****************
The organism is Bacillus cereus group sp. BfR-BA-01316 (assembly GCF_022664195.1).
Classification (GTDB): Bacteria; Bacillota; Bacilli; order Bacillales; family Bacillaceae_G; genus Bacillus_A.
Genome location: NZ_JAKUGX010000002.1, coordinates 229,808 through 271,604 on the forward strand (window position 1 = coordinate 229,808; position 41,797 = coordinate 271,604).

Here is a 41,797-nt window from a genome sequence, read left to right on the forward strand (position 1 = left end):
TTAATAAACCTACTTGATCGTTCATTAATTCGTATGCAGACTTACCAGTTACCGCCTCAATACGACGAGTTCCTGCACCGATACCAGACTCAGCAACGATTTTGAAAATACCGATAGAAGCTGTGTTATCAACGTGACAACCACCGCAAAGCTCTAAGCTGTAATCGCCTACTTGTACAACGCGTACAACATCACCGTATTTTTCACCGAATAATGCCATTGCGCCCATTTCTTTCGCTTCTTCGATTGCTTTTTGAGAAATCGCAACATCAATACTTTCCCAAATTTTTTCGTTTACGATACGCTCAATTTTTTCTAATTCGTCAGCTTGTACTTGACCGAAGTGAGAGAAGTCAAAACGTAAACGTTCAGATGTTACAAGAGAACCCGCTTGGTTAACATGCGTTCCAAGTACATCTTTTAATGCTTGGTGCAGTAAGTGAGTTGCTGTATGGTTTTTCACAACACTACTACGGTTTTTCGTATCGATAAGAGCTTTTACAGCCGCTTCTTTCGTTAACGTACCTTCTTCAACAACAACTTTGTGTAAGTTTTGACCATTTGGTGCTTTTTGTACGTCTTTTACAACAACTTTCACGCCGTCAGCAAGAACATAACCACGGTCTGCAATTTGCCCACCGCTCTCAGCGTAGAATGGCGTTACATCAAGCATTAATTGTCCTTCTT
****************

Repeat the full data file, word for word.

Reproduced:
The organism is Bacillus cereus group sp. BfR-BA-01316 (assembly GCF_022664195.1).
Classification (GTDB): Bacteria; Bacillota; Bacilli; order Bacillales; family Bacillaceae_G; genus Bacillus_A.
Genome location: NZ_JAKUGX010000002.1, coordinates 229,808 through 271,604 on the forward strand (window position 1 = coordinate 229,808; position 41,797 = coordinate 271,604).

Here is a 41,797-nt window from a genome sequence, read left to right on the forward strand (position 1 = left end):
TTAATAAACCTACTTGATCGTTCATTAATTCGTATGCAGACTTACCAGTTACCGCCTCAATACGACGAGTTCCTGCACCGATACCAGACTCAGCAACGATTTTGAAAATACCGATAGAAGCTGTGTTATCAACGTGACAACCACCGCAAAGCTCTAAGCTGTAATCGCCTACTTGTACAACGCGTACAACATCACCGTATTTTTCACCGAATAATGCCATTGCGCCCATTTCTTTCGCTTCTTCGATTGCTTTTTGAGAAATCGCAACATCAATACTTTCCCAAATTTTTTCGTTTACGATACGCTCAATTTTTTCTAATTCGTCAGCTTGTACTTGACCGAAGTGAGAGAAGTCAAAACGTAAACGTTCAGATGTTACAAGAGAACCCGCTTGGTTAACATGCGTTCCAAGTACATCTTTTAATGCTTGGTGCAGTAAGTGAGTTGCTGTATGGTTTTTCACAACACTACTACGGTTTTTCGTATCGATAAGAGCTTTTACAGCCGCTTCTTTCGTTAACGTACCTTCTTCAACAACAACTTTGTGTAAGTTTTGACCATTTGGTGCTTTTTGTACGTCTTTTACAACAACTTTCACGCCGTCAGCAAGAACATAACCACGGTCTGCAATTTGCCCACCGCTCTCAGCGTAGAATGGCGTTACATCAAGCATTAATTGTCCTTCTT